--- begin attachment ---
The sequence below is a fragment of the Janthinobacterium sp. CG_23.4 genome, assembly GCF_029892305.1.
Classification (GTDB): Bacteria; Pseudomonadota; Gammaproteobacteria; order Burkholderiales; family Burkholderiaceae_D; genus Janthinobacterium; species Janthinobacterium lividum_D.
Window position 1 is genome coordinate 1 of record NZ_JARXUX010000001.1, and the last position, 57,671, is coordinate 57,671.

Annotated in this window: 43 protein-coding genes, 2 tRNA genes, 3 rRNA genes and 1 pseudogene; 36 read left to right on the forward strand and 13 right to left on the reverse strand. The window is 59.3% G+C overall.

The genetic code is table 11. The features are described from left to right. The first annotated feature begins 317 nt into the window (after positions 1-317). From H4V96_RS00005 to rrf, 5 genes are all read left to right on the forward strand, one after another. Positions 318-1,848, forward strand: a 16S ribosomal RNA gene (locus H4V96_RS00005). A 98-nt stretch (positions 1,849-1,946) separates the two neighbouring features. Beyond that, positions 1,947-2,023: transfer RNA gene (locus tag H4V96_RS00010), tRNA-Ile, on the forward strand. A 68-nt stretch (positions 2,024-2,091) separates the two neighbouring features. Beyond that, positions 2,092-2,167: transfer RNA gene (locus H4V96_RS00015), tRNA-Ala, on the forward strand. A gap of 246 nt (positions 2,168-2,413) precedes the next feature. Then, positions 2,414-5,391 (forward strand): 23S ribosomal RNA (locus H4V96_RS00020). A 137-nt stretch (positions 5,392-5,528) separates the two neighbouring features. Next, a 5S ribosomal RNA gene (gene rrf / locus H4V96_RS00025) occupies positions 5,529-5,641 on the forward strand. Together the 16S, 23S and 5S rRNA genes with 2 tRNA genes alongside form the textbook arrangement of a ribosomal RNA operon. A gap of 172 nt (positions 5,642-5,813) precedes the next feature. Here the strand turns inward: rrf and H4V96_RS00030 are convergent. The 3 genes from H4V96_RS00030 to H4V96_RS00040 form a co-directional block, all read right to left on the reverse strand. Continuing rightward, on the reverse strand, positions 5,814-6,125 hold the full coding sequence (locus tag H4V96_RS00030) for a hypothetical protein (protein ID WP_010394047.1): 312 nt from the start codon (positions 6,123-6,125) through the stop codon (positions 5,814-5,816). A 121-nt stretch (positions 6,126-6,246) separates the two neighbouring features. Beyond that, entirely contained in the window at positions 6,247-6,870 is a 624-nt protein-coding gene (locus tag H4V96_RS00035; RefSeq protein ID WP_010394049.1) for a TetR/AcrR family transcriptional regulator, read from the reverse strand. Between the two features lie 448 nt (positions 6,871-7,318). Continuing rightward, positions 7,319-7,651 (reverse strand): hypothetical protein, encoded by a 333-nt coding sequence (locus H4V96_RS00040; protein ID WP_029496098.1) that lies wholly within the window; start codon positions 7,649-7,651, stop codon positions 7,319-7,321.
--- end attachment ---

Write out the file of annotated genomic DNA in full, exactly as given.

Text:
The sequence below is a fragment of the Janthinobacterium sp. CG_23.4 genome, assembly GCF_029892305.1.
Classification (GTDB): Bacteria; Pseudomonadota; Gammaproteobacteria; order Burkholderiales; family Burkholderiaceae_D; genus Janthinobacterium; species Janthinobacterium lividum_D.
Window position 1 is genome coordinate 1 of record NZ_JARXUX010000001.1, and the last position, 57,671, is coordinate 57,671.

Annotated in this window: 43 protein-coding genes, 2 tRNA genes, 3 rRNA genes and 1 pseudogene; 36 read left to right on the forward strand and 13 right to left on the reverse strand. The window is 59.3% G+C overall.

The genetic code is table 11. The features are described from left to right. The first annotated feature begins 317 nt into the window (after positions 1-317). From H4V96_RS00005 to rrf, 5 genes are all read left to right on the forward strand, one after another. Positions 318-1,848, forward strand: a 16S ribosomal RNA gene (locus H4V96_RS00005). A 98-nt stretch (positions 1,849-1,946) separates the two neighbouring features. Beyond that, positions 1,947-2,023: transfer RNA gene (locus tag H4V96_RS00010), tRNA-Ile, on the forward strand. A 68-nt stretch (positions 2,024-2,091) separates the two neighbouring features. Beyond that, positions 2,092-2,167: transfer RNA gene (locus H4V96_RS00015), tRNA-Ala, on the forward strand. A gap of 246 nt (positions 2,168-2,413) precedes the next feature. Then, positions 2,414-5,391 (forward strand): 23S ribosomal RNA (locus H4V96_RS00020). A 137-nt stretch (positions 5,392-5,528) separates the two neighbouring features. Next, a 5S ribosomal RNA gene (gene rrf / locus H4V96_RS00025) occupies positions 5,529-5,641 on the forward strand. Together the 16S, 23S and 5S rRNA genes with 2 tRNA genes alongside form the textbook arrangement of a ribosomal RNA operon. A gap of 172 nt (positions 5,642-5,813) precedes the next feature. Here the strand turns inward: rrf and H4V96_RS00030 are convergent. The 3 genes from H4V96_RS00030 to H4V96_RS00040 form a co-directional block, all read right to left on the reverse strand. Continuing rightward, on the reverse strand, positions 5,814-6,125 hold the full coding sequence (locus tag H4V96_RS00030) for a hypothetical protein (protein ID WP_010394047.1): 312 nt from the start codon (positions 6,123-6,125) through the stop codon (positions 5,814-5,816). A 121-nt stretch (positions 6,126-6,246) separates the two neighbouring features. Beyond that, entirely contained in the window at positions 6,247-6,870 is a 624-nt protein-coding gene (locus tag H4V96_RS00035; RefSeq protein ID WP_010394049.1) for a TetR/AcrR family transcriptional regulator, read from the reverse strand. Between the two features lie 448 nt (positions 6,871-7,318). Continuing rightward, positions 7,319-7,651 (reverse strand): hypothetical protein, encoded by a 333-nt coding sequence (locus H4V96_RS00040; protein ID WP_029496098.1) that lies wholly within the window; start codon positions 7,649-7,651, stop codon positions 7,319-7,321.